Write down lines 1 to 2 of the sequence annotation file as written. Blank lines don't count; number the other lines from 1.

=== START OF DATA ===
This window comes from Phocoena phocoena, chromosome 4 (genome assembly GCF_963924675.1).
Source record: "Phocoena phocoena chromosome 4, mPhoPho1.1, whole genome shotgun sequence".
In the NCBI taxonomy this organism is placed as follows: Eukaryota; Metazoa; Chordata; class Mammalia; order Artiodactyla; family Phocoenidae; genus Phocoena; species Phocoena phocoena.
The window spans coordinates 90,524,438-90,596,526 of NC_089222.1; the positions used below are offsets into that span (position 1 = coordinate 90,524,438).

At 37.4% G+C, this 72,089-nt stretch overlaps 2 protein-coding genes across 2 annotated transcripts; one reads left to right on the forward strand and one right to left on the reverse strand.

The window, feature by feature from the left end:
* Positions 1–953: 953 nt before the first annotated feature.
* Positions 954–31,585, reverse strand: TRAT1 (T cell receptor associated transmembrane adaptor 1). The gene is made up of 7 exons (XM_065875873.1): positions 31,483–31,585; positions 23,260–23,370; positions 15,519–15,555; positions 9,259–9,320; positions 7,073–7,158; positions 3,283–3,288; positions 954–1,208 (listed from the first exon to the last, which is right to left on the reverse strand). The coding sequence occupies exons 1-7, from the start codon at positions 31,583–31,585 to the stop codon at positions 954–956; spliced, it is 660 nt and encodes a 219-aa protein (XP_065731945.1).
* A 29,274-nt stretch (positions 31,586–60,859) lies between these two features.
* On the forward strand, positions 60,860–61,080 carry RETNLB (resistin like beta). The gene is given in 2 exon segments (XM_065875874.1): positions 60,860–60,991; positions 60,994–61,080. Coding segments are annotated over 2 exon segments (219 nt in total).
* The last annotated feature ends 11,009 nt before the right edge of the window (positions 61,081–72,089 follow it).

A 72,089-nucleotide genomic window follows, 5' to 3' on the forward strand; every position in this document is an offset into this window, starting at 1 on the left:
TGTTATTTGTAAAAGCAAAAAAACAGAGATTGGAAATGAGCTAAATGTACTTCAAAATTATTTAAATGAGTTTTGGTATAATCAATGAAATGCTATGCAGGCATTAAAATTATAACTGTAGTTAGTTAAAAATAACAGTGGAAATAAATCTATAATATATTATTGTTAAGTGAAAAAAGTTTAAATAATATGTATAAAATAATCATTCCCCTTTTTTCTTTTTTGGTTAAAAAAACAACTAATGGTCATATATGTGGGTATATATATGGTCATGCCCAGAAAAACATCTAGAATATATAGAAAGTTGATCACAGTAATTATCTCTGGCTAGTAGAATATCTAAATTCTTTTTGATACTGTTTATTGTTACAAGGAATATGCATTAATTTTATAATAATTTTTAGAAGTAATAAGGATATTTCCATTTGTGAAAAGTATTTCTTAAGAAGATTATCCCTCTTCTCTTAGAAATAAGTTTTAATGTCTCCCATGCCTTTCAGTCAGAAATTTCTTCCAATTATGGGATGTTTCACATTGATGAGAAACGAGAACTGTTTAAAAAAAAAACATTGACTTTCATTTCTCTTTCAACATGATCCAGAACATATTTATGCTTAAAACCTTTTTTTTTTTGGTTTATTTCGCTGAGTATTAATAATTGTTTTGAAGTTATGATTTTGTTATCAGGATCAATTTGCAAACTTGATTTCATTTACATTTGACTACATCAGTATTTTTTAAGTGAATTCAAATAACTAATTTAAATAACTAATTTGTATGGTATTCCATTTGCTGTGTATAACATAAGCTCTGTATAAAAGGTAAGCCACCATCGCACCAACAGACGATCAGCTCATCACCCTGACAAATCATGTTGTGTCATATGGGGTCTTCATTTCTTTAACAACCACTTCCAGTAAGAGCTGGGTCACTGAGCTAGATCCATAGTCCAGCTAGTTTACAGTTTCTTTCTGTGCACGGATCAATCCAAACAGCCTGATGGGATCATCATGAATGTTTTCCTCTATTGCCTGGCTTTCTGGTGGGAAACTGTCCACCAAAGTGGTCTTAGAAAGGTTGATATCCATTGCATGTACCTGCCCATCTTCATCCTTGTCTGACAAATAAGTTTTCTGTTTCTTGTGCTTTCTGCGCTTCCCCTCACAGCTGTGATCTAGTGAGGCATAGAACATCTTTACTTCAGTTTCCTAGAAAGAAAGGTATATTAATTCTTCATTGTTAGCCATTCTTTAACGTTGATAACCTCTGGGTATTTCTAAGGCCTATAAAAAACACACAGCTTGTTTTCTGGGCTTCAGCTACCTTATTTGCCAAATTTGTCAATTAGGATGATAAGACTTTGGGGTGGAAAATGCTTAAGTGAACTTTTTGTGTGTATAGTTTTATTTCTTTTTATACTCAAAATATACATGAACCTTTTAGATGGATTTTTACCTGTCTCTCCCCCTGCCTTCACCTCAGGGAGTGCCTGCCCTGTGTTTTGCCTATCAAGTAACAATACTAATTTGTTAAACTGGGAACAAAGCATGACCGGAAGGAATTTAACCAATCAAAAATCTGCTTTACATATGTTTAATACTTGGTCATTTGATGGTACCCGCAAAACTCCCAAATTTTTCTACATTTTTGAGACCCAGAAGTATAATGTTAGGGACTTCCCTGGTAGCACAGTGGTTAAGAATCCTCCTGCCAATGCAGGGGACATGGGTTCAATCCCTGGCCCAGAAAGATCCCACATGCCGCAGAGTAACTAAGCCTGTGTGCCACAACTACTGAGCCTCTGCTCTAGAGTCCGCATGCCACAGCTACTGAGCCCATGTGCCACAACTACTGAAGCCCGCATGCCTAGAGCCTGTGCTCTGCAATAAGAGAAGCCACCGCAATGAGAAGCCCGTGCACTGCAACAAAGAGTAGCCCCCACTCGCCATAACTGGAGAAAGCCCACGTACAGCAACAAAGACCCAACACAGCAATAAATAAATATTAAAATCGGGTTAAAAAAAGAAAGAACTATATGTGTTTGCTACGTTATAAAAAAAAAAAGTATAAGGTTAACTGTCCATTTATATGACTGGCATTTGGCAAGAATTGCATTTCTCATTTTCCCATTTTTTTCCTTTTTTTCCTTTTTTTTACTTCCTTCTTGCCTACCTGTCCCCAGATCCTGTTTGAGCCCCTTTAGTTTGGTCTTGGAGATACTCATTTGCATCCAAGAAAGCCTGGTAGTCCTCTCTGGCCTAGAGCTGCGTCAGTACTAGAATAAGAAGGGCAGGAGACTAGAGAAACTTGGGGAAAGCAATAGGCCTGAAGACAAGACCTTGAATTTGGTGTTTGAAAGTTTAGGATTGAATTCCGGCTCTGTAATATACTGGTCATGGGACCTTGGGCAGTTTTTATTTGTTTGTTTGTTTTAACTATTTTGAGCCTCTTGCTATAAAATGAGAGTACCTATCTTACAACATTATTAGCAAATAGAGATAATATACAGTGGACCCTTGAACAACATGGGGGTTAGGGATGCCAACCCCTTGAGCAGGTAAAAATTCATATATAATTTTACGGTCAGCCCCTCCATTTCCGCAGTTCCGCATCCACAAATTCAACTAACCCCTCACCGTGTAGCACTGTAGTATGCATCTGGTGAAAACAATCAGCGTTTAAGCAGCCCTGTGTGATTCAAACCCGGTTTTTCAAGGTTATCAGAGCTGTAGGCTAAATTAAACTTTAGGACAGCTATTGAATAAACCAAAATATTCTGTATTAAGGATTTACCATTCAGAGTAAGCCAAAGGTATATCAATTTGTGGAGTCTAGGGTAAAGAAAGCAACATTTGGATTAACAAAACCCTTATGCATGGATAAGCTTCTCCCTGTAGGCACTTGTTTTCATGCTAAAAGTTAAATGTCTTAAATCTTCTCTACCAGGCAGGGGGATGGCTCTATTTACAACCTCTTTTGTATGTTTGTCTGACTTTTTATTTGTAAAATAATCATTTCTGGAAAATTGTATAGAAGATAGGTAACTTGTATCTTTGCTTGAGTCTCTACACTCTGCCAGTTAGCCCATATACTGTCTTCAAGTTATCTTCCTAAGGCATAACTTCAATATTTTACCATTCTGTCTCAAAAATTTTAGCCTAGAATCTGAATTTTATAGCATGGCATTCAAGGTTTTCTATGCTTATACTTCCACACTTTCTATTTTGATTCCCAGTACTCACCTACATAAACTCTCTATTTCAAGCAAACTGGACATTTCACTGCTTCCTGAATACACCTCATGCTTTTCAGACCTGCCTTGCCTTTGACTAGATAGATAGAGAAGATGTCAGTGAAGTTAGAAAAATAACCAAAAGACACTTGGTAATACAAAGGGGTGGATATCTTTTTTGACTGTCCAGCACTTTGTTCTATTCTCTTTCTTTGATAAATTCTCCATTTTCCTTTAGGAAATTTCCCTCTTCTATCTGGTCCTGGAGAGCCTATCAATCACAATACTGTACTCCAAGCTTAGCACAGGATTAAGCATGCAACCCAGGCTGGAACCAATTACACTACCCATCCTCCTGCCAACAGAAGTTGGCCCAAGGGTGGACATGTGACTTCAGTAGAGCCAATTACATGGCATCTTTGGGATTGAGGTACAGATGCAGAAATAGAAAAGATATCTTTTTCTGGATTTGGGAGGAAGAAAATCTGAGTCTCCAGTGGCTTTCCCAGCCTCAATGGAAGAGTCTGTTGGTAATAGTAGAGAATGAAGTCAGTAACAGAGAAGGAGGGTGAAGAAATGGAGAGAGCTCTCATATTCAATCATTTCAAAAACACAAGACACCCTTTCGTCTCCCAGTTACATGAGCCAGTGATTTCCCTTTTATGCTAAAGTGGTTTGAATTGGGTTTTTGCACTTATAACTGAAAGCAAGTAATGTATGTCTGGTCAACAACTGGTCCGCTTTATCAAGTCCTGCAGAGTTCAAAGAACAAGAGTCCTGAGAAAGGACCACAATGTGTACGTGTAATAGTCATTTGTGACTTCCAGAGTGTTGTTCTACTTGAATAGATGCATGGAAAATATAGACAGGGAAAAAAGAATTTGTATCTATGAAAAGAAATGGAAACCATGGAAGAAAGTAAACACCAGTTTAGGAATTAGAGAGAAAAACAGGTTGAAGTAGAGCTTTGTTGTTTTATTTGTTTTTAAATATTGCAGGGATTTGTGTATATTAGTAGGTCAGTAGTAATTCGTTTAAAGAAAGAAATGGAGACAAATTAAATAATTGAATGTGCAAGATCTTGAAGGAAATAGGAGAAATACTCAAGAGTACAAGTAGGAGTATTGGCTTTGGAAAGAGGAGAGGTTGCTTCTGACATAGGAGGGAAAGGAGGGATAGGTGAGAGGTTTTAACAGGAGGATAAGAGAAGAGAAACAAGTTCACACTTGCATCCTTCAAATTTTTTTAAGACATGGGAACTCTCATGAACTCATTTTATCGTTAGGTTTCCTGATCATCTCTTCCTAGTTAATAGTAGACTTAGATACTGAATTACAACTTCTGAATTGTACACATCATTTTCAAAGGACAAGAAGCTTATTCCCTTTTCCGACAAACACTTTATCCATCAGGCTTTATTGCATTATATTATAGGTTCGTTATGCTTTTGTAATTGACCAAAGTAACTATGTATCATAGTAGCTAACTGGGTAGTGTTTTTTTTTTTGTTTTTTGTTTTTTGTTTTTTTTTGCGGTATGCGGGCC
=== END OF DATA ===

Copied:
This window comes from Phocoena phocoena, chromosome 4 (genome assembly GCF_963924675.1).
Source record: "Phocoena phocoena chromosome 4, mPhoPho1.1, whole genome shotgun sequence".